Hong Kong authorities find excessive levels of Legionella in MTR cooling towers after 11 people infectedby Rachel Wong
The Centre for Health Protection has found excessive levels of Legionella bacteria in tested samples of cooling towers at Choi Hung MTR station following 11 infections in Wong Tai Sin, a nearby neighbourhood.
The water-dwelling bacteria causes Legionnaires’ disease which can lead to a fever, cough, headache, muscle pain and diarrhoea. Humans contract the disease – which can be lethal – by inhaling contaminated droplets. The incubation period is around two to 10 days. High-risk groups including people over the age of 50 and with weakened immunity. There is no known vaccine but the disease can be treated with antibiotics.
As of Thursday, the Centre for Health Protection has recorded 11 patients aged 65 to 84 as testing positive for Legionnaires’ disease in February.
The latest case involved an 82-year-old man who lived in Kam Hon House, Choi Hung Estate, Wong Tai Sin.
The Centre said it had conducted site visits with the Electrical and Mechanical Services Department to collect water samples and swabs from patients’ flats, the MTR station and the vicinity to investigate possible sources of infection. Water samples from three out of four freshwater cooling towers outside Choi Hung MTR station showed excessive levels of legionella, it said.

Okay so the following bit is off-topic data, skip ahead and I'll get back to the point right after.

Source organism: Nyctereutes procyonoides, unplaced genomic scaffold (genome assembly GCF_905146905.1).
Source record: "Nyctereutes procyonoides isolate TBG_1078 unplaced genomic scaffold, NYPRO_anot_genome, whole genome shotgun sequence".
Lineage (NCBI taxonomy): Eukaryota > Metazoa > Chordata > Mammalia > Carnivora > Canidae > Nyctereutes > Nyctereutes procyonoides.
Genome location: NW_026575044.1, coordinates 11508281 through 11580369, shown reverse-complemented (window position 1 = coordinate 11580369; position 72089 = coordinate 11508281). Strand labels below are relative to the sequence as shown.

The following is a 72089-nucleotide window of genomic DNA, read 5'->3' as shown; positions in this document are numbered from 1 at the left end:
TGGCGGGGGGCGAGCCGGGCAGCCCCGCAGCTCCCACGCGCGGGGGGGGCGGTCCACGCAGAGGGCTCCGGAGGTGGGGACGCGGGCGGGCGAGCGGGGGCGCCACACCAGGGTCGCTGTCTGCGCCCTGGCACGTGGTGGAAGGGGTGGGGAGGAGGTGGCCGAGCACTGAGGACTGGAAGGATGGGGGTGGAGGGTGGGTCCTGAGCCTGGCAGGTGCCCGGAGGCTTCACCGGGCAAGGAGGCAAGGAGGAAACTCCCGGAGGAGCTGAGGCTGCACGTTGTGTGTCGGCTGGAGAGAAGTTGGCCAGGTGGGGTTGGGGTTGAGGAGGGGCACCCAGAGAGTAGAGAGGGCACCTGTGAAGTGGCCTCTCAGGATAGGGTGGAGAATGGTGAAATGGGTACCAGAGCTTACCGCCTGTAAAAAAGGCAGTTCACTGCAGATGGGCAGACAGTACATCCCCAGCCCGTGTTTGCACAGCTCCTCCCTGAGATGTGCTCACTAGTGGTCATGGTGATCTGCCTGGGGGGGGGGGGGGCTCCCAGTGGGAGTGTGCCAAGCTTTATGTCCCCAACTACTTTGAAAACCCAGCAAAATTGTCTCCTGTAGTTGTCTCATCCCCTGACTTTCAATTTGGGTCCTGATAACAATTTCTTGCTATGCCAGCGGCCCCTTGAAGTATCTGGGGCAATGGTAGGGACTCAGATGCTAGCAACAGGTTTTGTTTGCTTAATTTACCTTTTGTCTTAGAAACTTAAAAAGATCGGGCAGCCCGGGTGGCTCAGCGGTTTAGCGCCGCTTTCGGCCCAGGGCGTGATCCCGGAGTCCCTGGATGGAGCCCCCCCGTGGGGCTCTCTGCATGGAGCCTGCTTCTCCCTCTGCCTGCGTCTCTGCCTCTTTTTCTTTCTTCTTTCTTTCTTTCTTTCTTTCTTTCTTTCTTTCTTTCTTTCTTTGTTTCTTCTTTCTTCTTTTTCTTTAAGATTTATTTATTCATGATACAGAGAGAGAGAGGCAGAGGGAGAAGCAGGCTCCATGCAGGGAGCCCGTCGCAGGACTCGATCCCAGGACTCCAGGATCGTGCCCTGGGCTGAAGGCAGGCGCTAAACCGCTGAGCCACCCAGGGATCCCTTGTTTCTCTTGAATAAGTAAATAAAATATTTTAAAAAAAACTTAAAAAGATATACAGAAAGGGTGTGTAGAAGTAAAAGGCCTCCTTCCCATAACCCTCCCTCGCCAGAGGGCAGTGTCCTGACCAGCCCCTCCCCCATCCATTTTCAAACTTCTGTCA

“We have suspended the operation of all four cooling towers,” MTR Operations Director Tony Lee told reporters.
Lee explained that the major functions of the towers were to cool down the air-conditioning system: “Their locations are outside of the station and do not impact indoor air,” he said.
The MTR Corporation has assigned contractors to clean and disinfect the cooling towers thoroughly in line with the Electrical and Mechanical Services Department maintenance guidelines, Lee said.
The towers were disinfected on February 4 and 12, however, the Centre will collect water samples again to check for any remaining bacteria, he added.
Choi Hung District Councillor Sean Mock told HKFP that he was concerned about the infections: “We spoke with the Housing Department on February 1, following two infections in Luk Ching House and Pak Suet House, and requested a thorough cleaning of the water tanks at the buildings, which was carried out the following day,” he said.
Mock said the district council has worked closely with MTR Corporation to limit the number of infections: “We are consulting professionals to see if further measures like a total shut-down of the MTR station would be necessary,” he said.
Lee added that as a preventative measure, ventilation systems at MTR stations have been maximised amid the novel coronavirus outbreak.